As you know, I’m a strong proponent of the idea that the mind is powerless, insofar as emotions drive actions. Willpower, for example, is not based directly on mental strength, but on the emotion of pride. Pride is what really fuels your discipline.
Lisa Williams and David DeSteno from the Northeastern University tested this idea and found that pride mediates perseverance, a major component of willpower.
In their first experiment, 87 participants first had to estimate the number of red dots contained in various images that disappeared after 2 seconds. Afterwards they received either
- a good bogus score with praise (“You received a score of 124 out of 147, which is the 94th percentile. Great job on that! That’s one of the highest scores we’ve seen so far!”), or
- a good bogus score without praise, or
- no feedback.
In the third step, they all had to do a tedious mental rotation task for as long as they pleased.
The results: Those who received the bogus score with praise did not only feel the most pride, they also persevered the longest at the boring task—they were the most self-disciplined. Those who received a bogus score without praise didn’t do better than those who didn’t get any feedback, which suggests that self-efficacy (positive belief in one’s own abilities due to knowledge of previous success) lacked the motivating force that was unique to pride.
But wait a minute: Why pride? What if the praise simply put the participants in a better mood so that they persevered longer? To exclude this possibility, the second experiment was altered a bit. The 78 participants now either
- received a good bogus score with praise, or
- received no score, but looked at positive images (e.g., tropical landscapes), or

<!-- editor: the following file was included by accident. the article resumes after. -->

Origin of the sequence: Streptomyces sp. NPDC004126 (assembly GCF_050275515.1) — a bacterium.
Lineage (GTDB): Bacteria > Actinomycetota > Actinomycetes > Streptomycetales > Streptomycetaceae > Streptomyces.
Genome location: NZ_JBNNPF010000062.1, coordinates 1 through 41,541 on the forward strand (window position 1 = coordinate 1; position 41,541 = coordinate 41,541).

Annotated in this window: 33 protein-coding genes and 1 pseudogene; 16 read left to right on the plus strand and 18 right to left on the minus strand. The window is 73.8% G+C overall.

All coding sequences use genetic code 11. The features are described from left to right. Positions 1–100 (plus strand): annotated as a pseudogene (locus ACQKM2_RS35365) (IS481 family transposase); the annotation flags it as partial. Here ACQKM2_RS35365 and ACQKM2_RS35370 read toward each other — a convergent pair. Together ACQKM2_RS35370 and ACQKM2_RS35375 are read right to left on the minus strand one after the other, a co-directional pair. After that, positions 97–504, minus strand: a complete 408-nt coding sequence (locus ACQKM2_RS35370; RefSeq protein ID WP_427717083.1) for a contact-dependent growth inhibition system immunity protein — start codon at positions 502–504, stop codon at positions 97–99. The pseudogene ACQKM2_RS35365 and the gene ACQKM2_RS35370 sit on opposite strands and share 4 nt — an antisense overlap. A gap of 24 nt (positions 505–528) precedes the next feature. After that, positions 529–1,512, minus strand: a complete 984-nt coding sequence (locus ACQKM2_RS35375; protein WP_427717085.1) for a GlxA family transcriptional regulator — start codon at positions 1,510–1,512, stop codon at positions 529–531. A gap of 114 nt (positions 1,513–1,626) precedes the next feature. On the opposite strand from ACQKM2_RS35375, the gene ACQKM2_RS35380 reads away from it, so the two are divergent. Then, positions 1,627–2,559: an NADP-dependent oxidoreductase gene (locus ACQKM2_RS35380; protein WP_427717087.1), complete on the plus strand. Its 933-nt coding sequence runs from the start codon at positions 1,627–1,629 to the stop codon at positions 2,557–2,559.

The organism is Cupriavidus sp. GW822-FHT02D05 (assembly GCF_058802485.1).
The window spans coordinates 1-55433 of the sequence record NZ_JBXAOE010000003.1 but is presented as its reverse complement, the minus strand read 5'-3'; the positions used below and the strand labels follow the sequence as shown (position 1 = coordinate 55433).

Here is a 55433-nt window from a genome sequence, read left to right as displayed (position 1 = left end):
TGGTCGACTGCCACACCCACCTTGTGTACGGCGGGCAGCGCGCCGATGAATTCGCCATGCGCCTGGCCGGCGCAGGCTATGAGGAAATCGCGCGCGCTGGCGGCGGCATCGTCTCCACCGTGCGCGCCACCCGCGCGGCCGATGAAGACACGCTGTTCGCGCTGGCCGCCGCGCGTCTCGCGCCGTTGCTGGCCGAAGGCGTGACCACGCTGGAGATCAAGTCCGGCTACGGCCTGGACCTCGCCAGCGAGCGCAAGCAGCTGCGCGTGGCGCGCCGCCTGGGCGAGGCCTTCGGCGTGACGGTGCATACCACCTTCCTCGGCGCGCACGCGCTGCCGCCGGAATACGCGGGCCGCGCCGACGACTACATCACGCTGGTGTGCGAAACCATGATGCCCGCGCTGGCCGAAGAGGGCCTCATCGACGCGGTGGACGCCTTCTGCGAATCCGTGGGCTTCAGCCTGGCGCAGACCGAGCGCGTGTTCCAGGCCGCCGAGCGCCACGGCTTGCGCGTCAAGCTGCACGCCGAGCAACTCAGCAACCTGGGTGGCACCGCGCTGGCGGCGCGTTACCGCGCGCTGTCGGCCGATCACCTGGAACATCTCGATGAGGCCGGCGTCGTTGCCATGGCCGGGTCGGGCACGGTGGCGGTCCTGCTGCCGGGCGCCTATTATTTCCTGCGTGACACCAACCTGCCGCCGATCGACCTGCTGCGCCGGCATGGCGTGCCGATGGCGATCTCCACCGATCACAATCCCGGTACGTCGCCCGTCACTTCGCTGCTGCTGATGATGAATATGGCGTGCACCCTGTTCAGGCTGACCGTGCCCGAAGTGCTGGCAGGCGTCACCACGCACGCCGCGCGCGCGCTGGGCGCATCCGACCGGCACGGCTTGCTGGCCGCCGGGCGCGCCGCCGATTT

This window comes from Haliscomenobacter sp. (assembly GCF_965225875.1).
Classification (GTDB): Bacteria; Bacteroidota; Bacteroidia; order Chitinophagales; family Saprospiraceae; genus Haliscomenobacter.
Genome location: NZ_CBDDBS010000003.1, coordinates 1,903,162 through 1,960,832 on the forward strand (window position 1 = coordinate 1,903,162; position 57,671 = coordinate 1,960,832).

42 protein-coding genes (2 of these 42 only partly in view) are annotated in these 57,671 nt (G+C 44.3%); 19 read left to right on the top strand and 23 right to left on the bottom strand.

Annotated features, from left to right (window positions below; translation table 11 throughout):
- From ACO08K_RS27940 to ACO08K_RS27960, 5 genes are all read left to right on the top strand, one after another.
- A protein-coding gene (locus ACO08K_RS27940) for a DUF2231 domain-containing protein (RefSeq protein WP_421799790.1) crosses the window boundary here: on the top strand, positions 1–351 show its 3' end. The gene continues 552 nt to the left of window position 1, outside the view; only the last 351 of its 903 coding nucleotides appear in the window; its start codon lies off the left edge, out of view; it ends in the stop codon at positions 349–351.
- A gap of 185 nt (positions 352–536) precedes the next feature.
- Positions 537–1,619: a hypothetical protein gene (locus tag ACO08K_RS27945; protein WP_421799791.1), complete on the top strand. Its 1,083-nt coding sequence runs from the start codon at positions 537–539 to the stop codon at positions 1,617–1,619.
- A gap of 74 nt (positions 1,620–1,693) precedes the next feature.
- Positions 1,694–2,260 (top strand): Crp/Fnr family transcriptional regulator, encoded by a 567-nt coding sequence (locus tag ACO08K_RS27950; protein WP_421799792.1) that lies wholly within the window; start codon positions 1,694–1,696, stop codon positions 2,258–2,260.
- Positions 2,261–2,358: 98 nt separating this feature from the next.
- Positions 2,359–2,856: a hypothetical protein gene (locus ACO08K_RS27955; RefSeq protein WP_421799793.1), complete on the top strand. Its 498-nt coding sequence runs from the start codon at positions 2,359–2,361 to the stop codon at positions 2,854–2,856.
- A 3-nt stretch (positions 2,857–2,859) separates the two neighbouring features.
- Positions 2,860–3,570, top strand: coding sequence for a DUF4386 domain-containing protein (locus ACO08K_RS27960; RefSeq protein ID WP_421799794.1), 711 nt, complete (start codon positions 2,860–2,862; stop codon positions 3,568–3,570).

- solely looked at neutral images (e.g, a chair or a pen).
Again, those who received praise felt the most intense pride and persevered the longest. Thus, feeling positive emotions wasn’t enough to increase willpower—only pride could achieve that.
In summary, both studies showed that pride leads to greater perseverance on an onerous task and that this increase in willpower was a result neither of believing in one’s abilities nor of feeling good, but a result of the emotion of pride.
These findings, together with mediational analyses, support the motivational hypothesis of pride: When you feel proud after an accomplishment, you want to accomplish even more—due to your pride. This is why your willpower doesn’t necessarily get depleted when you use it.
But you, sitting here reading this article: How can you apply this information? Well, you don’t necessarily need to feel accomplished to get motivated by pride. Just imagine how you’ll feel once you’ve taken action, once you’ve gotten after it, once you’ve achieved something great! Just imagine your pride, and get to work!
- Williams, L. A. & DeSteno, D. (2008). Pride and perseverance: the motivational role of pride. Journal of Personality and Social Psychology 94(6), pp. 1007-1017, doi: 10.1037/0022-35188.8.131.527.